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Central District Health unanimously approves changes to long-term care facilities guidelines

The CDH Board of Health tackled several major topics in Tuesday's meeting.

BOISE, Idaho — The Central District Health Board of Health met at 5:15 p.m. Tuesday to address a wide-range of coronavirus-related public health topics, including changes to the district's guidelines for long-term care facilities like senior living 

The board also reviewed and discussed recommended guidelines for in-person learning and extracurricular activities, possible public health orders and reviewing order criteria for Ada County.

The Board of Health unanimously voted to pass a public health motion so that some form of visitation would be allowed at long-term care facilities.

Under current CDH guidelines, visitors are not allowed inside nursing homes and long-term care facilities because of the pandemic.

The recommendation changes include testing and screening visitors, face masks, social distancing. The changes include no new positive tests from staff for 14 days before allowing visitors in, limiting the number of people and the time people can visit.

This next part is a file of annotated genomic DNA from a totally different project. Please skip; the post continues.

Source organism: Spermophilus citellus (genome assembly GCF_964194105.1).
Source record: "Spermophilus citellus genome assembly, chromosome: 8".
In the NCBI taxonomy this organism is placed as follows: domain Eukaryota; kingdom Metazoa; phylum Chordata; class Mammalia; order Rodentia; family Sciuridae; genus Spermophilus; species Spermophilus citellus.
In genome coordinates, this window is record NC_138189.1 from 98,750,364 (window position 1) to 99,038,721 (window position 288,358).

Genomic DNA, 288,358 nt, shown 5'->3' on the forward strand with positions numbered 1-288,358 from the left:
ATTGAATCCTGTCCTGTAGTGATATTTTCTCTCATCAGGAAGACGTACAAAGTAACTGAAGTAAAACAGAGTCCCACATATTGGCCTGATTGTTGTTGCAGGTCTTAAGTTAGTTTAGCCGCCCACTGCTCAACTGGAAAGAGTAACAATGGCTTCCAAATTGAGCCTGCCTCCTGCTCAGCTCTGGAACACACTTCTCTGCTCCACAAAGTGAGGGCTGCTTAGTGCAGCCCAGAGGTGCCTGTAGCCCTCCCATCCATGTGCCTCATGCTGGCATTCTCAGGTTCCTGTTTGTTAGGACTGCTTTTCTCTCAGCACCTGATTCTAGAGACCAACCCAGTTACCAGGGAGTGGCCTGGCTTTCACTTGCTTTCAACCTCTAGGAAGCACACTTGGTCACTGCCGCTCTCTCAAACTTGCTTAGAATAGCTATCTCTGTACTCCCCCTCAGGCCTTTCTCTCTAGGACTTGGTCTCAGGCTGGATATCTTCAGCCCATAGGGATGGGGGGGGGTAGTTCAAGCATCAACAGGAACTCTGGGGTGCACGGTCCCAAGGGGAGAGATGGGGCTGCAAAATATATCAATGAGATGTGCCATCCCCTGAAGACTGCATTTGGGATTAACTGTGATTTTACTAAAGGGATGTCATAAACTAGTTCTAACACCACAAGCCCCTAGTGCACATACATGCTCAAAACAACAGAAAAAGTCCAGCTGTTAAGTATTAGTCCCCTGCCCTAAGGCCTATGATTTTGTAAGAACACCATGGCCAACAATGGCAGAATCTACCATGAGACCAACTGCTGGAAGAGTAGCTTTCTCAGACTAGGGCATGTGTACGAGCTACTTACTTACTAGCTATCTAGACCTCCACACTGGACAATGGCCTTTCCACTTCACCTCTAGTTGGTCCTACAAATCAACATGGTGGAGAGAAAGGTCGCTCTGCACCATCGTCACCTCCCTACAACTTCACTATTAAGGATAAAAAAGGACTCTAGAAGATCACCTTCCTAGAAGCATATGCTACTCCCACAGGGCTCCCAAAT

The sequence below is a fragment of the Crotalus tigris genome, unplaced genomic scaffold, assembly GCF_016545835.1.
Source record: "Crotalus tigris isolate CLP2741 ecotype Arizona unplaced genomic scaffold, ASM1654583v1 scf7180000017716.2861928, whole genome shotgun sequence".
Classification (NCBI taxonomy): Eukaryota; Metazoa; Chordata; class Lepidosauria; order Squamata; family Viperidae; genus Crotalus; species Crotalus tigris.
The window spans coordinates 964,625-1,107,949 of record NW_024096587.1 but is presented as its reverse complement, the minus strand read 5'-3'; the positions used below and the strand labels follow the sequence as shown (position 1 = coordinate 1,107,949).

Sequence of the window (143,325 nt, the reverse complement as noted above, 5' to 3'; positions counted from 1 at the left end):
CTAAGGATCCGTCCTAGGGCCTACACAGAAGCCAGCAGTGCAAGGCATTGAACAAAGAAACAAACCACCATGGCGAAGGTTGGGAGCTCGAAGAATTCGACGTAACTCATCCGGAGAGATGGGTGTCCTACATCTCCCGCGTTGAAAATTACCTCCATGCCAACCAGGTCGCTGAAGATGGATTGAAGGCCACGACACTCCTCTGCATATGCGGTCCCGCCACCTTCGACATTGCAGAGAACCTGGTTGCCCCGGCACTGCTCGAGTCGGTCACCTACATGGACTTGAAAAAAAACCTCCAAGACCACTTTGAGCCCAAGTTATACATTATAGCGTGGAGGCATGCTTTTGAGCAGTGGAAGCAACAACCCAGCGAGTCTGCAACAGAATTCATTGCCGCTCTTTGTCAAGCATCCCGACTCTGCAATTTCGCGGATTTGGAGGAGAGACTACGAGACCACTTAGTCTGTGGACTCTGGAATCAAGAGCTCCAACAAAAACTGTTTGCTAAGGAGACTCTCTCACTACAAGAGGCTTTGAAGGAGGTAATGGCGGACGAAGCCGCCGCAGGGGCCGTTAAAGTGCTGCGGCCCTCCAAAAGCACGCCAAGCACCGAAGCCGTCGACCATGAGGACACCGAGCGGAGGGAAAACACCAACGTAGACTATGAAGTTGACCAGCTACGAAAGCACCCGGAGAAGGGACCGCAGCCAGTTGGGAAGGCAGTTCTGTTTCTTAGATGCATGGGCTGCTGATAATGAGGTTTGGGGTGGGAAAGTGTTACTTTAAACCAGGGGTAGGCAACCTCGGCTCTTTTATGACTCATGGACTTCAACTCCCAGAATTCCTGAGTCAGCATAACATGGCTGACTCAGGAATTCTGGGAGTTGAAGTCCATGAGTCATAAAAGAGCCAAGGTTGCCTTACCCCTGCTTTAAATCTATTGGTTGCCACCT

The motion to make the changes passed.

CDH Spokesperson Brandon Atkins said research from the Center for Medicare and Medicaid shows that no visitation rules have negative impacts on senior residents.

“They are already being separated from family in a living environment and they have peers but obviously it’s not quite the same as what most of their lives have been,” Atkins said. “So, I think that a lot of those end of life situations where people become depressed and don’t feel like they have any connectivity, it can be detrimental to their health.”

Atkins said the board is anticipating changing the current guidelines so that they can ensure this vulnerable population is protected but not isolate them and cut them off at the same time.

Some of the proposed changes include visitors wearing PPE, sanitizing before and after visits and limiting how many visitors are allowed inside at a time.

“One of the things I’m sure that would be at the forefront is not all family members would be allowed inside,” said Atkins. “So, although you may want to go and visit your grandparent, maybe only your mother, who is their daughter, can go from your family. So, a single individual that can go and visit their loved one who is in the facility.”

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